Shravani R. Reddy, MD1, Mohamad Mouchli, MD1, Lindsey A. Bierle, DO1, Shravani R. Reddy2, Adil S. Mir, MD1, Christopher Walsh, MD3, Christopher Mason, PA-C2, David P. LeBel, II, MD2, Douglas J. Grider, MD2, Marrieth G. Rubio, MD1; 1Carilion Clinic, Roanoke, VA; 2Virginia Tech Carilion School of Medicine, Roanoke, VA; 3Virginia Tech Carilion, Roanoke, VA
Introduction: Young patients with non-hereditary colorectal cancer (CRC) have unfavorable pathologic characteristics. The features and survival outcomes in different colonic segments are to be determined.
Methods: In this retrospective observational study we randomly selected patients (aged 18- 50) with a histopathologic diagnosis of CRC at Carilion Clinic, Roanoke, from 2002 to 2017. Patients with inflammatory bowel disease and predisposing genetic syndromes were excluded. Demographics, polyp and tumor features, and mortality were obtained from the electronic medical record. Two pathologists reviewed histopathology to minimize diagnostic variability. The cumulative risk of mortality among patients with different pathologic features was estimated using Kaplan Meier curves.
Results: We identified 139 patients (Mean age, 41.6±6.9 years; 53.2% males) with non-hereditary CRC. Thirty percent of tumors were located in the right colon (RC), 35.4% in the left colon (LC), and 34.5% in the rectum (Rec). In patients with resected tumors, a cancer-adjacent polyp was identified in 78.8% (RC), 73.7% (LC), and 47.4% (Rec).Lymphovascular invasion (LVI) was present in 59.0% compared to 38% (LC) and 25% (Rec). Perineural invasion (PNI) was present in 25.0% compared to 10.8% (LC) and 14.35% (Rec). RC tumor budding was (14%) compared to 13.1% (LC) and 2.9% (Rec), and tumor deposits in 30% compared 18.9% (LC) and 17.7% (Rec). Intratumoral lymphocytes were present in 32.1% (RC) compared to 15.8% (LC) and 3.03% (Rec). Intratumoral neutrophils were present in 3.6% in the RC compared to 10.5% (LC) and 3.03% (Rec). Thirty-two percent (RC) had Crohn’s like response compared to 26.3% (LC) and 3.0% (Rec). Microsatellite instability (MSI) accounted for 9.4% of (RC) tumors and 8.1% of (LC) tumors but was not present in rectal tumors. Among patients who had repeat colonoscopy for surveillance, about 90.0% of patients with RC cancer did not receive surveillance colonoscopy within 1 year of cancer diagnosis compared to 42% (LC) and 55.6% (Rec). Patients with Rec cancer had decreased survival compared to patients diagnosed with RC and LC cancers (P=0.04) (Figure1).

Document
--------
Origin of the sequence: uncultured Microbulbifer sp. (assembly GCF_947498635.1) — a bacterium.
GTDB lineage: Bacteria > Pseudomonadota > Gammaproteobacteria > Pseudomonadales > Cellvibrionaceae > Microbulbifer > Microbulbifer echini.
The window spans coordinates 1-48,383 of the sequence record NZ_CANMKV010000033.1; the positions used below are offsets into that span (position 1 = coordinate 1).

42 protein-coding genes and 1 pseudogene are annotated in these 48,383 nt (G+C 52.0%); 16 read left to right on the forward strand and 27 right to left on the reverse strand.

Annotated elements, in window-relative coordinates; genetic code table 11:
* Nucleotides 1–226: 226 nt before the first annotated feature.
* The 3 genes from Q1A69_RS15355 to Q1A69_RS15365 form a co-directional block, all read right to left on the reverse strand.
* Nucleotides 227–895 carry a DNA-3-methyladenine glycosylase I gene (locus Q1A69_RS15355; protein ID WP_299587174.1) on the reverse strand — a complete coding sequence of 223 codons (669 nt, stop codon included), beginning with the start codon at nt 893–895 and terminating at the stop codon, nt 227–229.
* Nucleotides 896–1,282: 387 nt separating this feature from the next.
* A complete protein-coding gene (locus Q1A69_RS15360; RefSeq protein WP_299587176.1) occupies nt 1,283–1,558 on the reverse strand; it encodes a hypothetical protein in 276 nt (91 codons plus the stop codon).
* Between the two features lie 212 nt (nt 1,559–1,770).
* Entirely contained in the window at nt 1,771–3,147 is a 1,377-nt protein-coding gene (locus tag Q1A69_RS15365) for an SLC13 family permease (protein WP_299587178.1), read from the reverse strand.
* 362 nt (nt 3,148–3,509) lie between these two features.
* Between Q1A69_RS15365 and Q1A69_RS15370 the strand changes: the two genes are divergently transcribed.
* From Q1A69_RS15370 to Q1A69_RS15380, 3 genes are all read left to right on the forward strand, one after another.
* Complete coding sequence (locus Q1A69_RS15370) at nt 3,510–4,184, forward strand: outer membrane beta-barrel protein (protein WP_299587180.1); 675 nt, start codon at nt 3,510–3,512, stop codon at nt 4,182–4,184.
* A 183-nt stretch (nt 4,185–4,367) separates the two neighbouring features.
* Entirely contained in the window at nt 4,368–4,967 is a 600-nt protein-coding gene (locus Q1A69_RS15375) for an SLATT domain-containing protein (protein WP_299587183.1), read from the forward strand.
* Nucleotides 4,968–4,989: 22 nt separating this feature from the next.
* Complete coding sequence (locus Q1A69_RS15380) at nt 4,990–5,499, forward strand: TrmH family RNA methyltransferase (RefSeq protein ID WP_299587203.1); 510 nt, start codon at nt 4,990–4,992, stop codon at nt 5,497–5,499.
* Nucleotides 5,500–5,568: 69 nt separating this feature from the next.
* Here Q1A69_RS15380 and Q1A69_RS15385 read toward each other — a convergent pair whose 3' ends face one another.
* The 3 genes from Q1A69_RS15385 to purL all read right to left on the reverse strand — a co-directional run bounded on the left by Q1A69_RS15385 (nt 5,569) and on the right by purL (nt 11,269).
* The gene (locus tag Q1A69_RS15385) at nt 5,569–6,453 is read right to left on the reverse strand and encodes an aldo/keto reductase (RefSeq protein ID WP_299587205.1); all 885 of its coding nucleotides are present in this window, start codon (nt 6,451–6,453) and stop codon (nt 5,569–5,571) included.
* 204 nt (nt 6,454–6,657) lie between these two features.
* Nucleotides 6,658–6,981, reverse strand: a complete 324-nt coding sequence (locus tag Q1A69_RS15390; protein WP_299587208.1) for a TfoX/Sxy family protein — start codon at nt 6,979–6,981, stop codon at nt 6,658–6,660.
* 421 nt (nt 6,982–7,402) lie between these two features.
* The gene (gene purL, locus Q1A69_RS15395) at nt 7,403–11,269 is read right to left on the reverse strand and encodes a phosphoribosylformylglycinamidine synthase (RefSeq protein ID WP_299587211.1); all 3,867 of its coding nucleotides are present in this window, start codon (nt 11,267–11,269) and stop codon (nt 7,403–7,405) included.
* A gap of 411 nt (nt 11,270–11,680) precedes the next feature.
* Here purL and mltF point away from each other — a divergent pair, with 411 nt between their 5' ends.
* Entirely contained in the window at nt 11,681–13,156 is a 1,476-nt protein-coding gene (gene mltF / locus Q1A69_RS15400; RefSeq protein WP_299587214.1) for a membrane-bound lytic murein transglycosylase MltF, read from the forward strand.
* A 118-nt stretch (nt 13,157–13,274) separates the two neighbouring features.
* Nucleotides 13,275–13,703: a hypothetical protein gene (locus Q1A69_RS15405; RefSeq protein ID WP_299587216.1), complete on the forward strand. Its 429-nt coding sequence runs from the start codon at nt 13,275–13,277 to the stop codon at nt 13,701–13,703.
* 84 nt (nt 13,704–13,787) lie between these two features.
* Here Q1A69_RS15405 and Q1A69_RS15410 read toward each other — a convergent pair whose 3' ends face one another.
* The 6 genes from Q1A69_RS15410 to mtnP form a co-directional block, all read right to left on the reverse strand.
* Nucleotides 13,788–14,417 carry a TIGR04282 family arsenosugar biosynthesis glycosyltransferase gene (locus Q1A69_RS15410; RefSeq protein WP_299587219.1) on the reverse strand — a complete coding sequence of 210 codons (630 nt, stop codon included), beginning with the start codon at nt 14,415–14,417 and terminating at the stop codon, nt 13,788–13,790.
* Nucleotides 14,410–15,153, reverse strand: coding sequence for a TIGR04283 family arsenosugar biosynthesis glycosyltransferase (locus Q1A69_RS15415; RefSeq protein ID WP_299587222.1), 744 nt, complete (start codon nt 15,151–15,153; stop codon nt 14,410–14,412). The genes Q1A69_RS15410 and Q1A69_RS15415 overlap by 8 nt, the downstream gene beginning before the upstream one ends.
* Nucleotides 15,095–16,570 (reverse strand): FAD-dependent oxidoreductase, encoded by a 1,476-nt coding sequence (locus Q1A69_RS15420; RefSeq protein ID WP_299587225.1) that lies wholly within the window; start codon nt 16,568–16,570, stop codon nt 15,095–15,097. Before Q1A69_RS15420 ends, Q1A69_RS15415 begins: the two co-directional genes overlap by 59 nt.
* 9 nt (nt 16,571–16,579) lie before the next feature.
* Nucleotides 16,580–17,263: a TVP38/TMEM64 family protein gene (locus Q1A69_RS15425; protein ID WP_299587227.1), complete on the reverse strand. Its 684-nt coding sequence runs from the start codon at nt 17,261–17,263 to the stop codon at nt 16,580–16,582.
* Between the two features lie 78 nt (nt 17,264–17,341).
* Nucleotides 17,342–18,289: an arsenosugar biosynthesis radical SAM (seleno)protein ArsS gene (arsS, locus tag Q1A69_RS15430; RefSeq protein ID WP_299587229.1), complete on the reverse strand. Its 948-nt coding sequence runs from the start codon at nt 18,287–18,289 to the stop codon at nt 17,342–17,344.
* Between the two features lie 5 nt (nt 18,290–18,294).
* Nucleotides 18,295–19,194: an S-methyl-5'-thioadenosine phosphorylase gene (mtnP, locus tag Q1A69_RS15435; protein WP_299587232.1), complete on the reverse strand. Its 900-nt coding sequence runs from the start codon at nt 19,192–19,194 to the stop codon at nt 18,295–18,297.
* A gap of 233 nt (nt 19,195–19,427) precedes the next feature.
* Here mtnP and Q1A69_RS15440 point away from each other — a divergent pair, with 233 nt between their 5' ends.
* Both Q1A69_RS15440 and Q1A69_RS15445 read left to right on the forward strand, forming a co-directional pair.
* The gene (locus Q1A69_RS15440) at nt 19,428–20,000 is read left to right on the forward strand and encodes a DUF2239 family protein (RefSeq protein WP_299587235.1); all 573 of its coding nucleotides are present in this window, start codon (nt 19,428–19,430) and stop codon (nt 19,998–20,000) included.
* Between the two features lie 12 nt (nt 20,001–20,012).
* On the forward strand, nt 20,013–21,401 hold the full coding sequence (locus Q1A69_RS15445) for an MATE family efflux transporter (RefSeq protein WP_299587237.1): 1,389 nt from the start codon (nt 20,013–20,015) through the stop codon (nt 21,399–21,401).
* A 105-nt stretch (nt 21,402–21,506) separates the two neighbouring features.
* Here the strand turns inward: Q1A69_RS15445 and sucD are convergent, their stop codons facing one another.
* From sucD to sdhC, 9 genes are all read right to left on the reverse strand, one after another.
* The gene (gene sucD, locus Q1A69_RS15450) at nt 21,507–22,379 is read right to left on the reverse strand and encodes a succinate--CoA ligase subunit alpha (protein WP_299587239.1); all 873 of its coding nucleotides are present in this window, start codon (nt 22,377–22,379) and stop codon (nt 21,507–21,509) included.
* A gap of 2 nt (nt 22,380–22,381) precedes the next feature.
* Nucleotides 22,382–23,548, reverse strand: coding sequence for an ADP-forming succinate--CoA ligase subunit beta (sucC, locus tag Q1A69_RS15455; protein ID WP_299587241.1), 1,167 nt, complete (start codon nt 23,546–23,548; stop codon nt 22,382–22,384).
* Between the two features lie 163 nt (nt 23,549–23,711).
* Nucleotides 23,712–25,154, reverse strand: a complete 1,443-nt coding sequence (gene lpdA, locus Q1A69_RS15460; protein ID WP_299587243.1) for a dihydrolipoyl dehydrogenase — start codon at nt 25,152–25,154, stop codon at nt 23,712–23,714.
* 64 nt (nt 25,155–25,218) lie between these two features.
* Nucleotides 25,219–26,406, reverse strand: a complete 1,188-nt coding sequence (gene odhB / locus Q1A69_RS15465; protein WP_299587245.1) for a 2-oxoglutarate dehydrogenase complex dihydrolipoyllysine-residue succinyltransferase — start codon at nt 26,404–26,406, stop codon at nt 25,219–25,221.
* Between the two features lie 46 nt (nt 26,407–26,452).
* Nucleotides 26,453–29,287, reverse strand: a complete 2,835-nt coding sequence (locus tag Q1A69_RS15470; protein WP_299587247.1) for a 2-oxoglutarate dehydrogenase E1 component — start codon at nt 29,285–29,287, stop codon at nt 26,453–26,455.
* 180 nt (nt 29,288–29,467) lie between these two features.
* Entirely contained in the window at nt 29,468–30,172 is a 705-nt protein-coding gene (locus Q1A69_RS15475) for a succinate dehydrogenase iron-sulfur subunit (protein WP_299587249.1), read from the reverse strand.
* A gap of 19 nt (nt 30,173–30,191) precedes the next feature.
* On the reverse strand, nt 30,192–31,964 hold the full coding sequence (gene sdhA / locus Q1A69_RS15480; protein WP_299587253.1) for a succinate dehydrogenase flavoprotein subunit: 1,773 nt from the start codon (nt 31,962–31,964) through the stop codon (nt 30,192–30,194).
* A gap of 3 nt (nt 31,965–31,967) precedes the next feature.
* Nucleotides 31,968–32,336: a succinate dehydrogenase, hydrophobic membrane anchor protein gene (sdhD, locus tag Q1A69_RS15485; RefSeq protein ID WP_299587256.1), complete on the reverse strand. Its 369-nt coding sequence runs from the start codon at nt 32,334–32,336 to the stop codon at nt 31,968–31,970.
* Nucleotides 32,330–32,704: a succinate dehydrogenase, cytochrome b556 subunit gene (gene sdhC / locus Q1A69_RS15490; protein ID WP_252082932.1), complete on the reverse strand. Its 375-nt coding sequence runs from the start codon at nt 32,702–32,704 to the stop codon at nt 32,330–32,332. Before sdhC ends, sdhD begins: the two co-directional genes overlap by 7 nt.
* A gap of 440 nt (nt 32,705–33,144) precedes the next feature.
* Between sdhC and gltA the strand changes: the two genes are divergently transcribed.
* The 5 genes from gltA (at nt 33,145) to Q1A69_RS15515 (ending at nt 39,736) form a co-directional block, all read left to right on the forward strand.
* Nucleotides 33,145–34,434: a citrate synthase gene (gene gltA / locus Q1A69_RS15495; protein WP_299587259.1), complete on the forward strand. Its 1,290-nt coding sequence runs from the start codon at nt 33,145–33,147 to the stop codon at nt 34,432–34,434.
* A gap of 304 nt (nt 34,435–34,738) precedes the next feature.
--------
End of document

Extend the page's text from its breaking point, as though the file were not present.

Discussion: Right colon tumors accounted for higher rates of unfavorable pathologic features compared to left colon and rectal tumors. Adherence to USMSTF surveillance recommendations is poor, especially in RC tumors. Patients with rectal cancer had the poorest survival outcomes compared to right and left colon tumors.
Figure 1. Interval time of diagnosis until last visit based on segment
Disclosures: Shravani Reddy indicated no relevant financial relationships. Mohamad Mouchli indicated no relevant financial relationships. Lindsey Bierle indicated no relevant financial relationships. Shravani Reddy indicated no relevant financial relationships. Adil Mir indicated no relevant financial relationships. Christopher Walsh indicated no relevant financial relationships. Christopher Mason indicated no relevant financial relationships. David LeBel indicated no relevant financial relationships. Douglas Grider indicated no relevant financial relationships. Marrieth Rubio: Gilead – Grant/Research Support.